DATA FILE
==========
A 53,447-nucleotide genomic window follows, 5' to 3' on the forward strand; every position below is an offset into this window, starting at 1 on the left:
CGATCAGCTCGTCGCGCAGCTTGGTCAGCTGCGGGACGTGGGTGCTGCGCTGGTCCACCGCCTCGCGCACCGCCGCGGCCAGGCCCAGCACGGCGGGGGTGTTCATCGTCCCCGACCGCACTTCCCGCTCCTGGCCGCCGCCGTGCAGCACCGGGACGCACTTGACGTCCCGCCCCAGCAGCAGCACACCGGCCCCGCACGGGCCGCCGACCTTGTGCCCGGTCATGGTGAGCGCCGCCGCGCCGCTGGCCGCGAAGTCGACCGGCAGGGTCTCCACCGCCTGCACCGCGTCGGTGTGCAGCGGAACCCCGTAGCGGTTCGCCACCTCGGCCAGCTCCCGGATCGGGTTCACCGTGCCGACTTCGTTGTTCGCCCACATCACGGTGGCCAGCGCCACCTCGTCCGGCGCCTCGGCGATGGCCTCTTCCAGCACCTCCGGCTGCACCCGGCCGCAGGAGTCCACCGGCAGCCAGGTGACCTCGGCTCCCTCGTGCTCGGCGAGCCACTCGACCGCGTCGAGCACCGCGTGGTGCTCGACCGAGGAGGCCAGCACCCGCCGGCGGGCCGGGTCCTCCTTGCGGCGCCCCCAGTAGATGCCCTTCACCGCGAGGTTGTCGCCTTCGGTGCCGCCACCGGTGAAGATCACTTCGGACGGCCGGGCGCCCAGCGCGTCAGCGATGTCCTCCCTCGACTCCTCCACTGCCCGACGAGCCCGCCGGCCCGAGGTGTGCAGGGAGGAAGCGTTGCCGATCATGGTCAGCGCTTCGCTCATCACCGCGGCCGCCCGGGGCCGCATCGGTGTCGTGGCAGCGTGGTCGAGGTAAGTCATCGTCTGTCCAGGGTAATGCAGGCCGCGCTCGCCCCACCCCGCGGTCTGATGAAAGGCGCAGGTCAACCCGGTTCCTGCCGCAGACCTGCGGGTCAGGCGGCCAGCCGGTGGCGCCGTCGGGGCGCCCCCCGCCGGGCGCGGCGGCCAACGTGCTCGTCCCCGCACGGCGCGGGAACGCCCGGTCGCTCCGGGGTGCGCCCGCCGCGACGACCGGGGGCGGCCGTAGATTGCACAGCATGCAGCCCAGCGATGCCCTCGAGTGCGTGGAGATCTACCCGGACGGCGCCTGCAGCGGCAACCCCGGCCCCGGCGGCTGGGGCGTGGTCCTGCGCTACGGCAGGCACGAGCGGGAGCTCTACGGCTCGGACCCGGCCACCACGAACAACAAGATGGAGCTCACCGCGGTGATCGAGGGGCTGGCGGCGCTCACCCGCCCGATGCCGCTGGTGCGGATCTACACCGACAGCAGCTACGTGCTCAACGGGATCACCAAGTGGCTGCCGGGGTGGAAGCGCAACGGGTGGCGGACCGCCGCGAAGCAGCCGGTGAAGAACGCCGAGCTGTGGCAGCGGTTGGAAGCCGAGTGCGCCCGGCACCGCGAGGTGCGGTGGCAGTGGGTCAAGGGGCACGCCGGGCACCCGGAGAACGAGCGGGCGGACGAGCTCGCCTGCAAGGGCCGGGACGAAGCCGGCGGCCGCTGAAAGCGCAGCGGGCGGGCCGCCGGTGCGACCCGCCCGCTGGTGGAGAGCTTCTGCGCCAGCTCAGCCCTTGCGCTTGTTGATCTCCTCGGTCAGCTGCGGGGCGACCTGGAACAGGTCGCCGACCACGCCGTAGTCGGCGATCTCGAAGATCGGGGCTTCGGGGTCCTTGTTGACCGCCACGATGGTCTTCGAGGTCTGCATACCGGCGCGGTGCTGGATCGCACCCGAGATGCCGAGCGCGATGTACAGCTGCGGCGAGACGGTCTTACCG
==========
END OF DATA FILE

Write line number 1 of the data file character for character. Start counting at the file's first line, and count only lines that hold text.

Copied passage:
A 53,447-nucleotide genomic window follows, 5' to 3' on the forward strand; every position below is an offset into this window, starting at 1 on the left: